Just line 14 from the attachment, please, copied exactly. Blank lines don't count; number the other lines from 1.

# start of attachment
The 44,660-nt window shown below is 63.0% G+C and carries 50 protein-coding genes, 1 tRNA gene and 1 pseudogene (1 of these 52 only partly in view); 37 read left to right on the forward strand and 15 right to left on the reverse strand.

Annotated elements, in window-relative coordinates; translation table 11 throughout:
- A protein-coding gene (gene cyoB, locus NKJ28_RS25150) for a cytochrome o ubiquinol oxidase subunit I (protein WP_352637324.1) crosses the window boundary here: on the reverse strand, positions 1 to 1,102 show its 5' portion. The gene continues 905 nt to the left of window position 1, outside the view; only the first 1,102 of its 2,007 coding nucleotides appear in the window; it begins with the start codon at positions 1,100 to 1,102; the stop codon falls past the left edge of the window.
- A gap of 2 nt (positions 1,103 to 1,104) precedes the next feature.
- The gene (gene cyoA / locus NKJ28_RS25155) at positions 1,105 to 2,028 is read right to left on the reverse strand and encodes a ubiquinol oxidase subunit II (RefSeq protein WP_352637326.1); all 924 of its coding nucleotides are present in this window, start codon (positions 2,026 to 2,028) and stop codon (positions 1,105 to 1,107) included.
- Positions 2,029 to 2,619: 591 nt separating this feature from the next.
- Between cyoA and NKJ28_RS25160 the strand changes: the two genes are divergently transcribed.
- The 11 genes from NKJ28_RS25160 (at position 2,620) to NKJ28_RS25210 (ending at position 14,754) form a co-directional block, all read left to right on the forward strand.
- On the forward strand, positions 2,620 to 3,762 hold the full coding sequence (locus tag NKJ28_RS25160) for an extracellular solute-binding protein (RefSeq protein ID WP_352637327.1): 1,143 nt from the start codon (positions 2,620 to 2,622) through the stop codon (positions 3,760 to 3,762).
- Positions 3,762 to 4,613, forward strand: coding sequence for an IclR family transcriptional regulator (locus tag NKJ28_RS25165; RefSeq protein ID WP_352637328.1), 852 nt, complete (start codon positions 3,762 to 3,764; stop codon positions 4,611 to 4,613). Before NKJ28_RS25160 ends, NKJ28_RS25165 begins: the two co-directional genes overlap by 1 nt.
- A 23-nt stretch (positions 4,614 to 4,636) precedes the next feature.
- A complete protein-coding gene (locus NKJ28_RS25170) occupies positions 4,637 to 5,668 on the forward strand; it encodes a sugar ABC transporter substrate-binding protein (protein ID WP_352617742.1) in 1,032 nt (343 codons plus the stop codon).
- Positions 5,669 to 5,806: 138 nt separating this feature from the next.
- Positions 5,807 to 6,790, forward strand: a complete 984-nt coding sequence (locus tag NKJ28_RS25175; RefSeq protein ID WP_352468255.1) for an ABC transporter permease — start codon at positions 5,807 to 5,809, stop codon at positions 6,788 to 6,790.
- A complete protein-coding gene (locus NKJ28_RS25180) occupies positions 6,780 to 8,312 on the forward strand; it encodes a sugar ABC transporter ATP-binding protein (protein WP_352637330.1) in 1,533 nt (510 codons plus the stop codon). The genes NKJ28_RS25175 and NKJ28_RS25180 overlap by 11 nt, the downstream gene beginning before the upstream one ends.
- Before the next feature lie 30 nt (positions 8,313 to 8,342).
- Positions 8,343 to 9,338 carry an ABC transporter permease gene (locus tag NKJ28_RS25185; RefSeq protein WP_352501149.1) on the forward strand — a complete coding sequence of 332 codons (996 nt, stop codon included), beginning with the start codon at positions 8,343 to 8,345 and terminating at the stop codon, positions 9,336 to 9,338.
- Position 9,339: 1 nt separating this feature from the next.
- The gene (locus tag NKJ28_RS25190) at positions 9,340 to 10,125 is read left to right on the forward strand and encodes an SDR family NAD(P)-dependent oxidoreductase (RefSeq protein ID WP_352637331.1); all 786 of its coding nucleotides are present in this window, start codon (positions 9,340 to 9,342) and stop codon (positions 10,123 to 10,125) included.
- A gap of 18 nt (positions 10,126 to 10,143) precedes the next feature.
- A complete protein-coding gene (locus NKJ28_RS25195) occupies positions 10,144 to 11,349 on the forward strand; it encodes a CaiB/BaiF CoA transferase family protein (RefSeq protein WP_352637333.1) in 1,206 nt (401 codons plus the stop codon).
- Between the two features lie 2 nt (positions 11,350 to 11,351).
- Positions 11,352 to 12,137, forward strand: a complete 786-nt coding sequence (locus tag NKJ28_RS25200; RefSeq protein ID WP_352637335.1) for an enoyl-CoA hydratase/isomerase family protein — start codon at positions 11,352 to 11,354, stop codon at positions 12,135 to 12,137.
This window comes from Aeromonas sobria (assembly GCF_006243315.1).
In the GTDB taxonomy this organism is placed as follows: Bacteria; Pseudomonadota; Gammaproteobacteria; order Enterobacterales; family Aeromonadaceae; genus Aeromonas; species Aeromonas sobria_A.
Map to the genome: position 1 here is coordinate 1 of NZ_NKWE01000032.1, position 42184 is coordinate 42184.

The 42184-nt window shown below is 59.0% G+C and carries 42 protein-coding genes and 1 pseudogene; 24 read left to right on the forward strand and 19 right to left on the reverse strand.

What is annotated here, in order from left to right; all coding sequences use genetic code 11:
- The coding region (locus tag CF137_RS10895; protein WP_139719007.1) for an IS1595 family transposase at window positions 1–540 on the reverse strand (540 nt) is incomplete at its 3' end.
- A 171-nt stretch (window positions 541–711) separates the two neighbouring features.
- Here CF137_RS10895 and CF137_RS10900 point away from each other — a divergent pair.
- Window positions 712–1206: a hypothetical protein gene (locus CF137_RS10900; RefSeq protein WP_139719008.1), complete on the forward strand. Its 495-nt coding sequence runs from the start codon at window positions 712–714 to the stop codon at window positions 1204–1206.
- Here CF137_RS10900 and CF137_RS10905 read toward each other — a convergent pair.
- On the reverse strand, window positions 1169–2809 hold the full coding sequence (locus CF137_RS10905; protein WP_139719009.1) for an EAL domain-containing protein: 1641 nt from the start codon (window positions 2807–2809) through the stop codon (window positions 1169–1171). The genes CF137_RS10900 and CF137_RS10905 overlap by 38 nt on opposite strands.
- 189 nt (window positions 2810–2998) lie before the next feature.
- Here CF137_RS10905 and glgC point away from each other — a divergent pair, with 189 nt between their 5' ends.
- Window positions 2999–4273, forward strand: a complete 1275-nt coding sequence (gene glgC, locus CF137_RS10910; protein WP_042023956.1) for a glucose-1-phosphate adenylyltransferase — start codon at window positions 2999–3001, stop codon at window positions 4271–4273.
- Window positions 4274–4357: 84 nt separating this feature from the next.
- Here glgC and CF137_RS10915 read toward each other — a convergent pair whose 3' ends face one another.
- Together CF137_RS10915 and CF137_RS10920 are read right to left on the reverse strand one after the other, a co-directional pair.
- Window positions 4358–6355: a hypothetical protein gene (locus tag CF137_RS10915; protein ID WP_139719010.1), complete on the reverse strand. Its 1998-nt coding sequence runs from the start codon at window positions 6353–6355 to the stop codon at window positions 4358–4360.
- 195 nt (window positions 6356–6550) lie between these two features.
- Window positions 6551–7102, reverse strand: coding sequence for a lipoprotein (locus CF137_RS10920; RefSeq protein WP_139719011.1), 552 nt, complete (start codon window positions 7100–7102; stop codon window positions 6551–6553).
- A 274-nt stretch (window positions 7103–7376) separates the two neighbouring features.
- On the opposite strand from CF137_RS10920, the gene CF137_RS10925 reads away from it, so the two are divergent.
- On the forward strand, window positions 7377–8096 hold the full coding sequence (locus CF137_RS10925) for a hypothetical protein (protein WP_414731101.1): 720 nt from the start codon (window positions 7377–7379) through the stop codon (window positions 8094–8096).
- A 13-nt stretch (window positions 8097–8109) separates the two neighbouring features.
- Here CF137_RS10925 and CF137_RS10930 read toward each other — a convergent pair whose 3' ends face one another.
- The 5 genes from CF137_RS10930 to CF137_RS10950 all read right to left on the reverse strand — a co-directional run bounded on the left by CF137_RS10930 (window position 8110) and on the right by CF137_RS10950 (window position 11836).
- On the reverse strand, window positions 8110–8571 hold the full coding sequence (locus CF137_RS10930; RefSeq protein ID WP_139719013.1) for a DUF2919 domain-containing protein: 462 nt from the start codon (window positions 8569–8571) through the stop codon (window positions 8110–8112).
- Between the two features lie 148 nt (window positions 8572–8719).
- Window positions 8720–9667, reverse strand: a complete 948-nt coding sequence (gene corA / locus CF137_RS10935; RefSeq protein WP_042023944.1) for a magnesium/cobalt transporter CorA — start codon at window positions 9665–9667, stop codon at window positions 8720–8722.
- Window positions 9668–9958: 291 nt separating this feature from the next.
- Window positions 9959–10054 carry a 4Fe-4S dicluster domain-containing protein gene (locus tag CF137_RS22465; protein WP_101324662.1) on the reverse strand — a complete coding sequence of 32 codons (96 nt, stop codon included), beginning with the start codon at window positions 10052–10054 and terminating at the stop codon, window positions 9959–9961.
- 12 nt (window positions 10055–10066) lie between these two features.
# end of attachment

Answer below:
- Positions 5,807 to 6,790, forward strand: a complete 984-nt coding sequence (locus tag NKJ28_RS25175; RefSeq protein ID WP_352468255.1) for an ABC transporter permease — start codon at positions 5,807 to 5,809, stop codon at positions 6,788 to 6,790.